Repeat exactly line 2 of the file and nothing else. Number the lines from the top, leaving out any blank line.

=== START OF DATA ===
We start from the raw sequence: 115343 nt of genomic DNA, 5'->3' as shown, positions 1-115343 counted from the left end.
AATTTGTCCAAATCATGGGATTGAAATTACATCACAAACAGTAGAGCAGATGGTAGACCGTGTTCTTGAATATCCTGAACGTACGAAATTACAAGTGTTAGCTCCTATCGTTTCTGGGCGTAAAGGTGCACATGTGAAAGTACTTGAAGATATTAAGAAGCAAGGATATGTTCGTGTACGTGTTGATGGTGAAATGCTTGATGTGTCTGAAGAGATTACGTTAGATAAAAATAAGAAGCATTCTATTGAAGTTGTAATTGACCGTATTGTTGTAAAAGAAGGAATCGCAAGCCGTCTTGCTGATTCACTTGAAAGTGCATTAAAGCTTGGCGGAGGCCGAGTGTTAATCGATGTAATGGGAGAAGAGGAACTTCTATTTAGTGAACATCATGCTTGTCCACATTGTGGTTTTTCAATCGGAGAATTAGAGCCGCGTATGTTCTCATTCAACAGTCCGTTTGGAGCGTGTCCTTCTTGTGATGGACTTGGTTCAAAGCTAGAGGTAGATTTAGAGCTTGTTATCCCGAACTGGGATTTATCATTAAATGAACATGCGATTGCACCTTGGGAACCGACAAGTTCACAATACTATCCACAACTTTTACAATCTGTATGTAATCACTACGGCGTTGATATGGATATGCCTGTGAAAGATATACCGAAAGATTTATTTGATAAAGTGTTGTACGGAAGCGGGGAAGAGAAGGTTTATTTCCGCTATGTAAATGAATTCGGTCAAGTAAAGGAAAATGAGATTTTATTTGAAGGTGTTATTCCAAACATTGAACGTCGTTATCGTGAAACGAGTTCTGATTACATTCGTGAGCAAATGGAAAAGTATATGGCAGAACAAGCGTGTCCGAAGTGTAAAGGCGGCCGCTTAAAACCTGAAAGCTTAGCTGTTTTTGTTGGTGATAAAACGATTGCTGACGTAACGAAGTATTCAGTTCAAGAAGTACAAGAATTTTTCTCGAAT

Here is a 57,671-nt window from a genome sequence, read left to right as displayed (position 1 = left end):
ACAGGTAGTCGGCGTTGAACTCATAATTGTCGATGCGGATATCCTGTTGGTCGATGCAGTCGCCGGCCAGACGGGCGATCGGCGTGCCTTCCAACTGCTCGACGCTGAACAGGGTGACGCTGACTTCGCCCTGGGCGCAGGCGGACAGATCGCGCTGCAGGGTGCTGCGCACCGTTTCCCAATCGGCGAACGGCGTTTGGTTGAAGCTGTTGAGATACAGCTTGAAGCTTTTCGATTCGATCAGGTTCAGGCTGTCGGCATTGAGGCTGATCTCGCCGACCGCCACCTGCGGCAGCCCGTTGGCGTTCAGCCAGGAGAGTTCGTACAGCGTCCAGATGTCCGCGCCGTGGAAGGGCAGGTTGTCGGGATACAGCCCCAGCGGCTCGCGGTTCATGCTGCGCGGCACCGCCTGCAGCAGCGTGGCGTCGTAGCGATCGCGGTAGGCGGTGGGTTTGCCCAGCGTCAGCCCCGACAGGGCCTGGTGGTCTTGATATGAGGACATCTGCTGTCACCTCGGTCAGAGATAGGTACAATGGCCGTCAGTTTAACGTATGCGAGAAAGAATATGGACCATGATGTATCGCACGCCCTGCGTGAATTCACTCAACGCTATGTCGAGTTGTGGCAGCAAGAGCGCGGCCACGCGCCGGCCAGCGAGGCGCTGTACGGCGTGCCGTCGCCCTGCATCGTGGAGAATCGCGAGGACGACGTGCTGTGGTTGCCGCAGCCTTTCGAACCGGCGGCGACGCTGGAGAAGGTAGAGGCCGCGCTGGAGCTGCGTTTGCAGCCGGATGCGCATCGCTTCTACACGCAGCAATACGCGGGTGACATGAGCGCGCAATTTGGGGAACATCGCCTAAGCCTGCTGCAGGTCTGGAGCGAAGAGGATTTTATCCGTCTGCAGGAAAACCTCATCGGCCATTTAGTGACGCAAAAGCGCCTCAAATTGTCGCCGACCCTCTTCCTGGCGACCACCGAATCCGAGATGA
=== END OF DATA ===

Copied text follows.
AATTTGTCCAAATCATGGGATTGAAATTACATCACAAACAGTAGAGCAGATGGTAGACCGTGTTCTTGAATATCCTGAACGTACGAAATTACAAGTGTTAGCTCCTATCGTTTCTGGGCGTAAAGGTGCACATGTGAAAGTACTTGAAGATATTAAGAAGCAAGGATATGTTCGTGTACGTGTTGATGGTGAAATGCTTGATGTGTCTGAAGAGATTACGTTAGATAAAAATAAGAAGCATTCTATTGAAGTTGTAATTGACCGTATTGTTGTAAAAGAAGGAATCGCAAGCCGTCTTGCTGATTCACTTGAAAGTGCATTAAAGCTTGGCGGAGGCCGAGTGTTAATCGATGTAATGGGAGAAGAGGAACTTCTATTTAGTGAACATCATGCTTGTCCACATTGTGGTTTTTCAATCGGAGAATTAGAGCCGCGTATGTTCTCATTCAACAGTCCGTTTGGAGCGTGTCCTTCTTGTGATGGACTTGGTTCAAAGCTAGAGGTAGATTTAGAGCTTGTTATCCCGAACTGGGATTTATCATTAAATGAACATGCGATTGCACCTTGGGAACCGACAAGTTCACAATACTATCCACAACTTTTACAATCTGTATGTAATCACTACGGCGTTGATATGGATATGCCTGTGAAAGATATACCGAAAGATTTATTTGATAAAGTGTTGTACGGAAGCGGGGAAGAGAAGGTTTATTTCCGCTATGTAAATGAATTCGGTCAAGTAAAGGAAAATGAGATTTTATTTGAAGGTGTTATTCCAAACATTGAACGTCGTTATCGTGAAACGAGTTCTGATTACATTCGTGAGCAAATGGAAAAGTATATGGCAGAACAAGCGTGTCCGAAGTGTAAAGGCGGCCGCTTAAAACCTGAAAGCTTAGCTGTTTTTGTTGGTGATAAAACGATTGCTGACGTAACGAAGTATTCAGTTCAAGAAGTACAAGAATTTTTCTCGAAT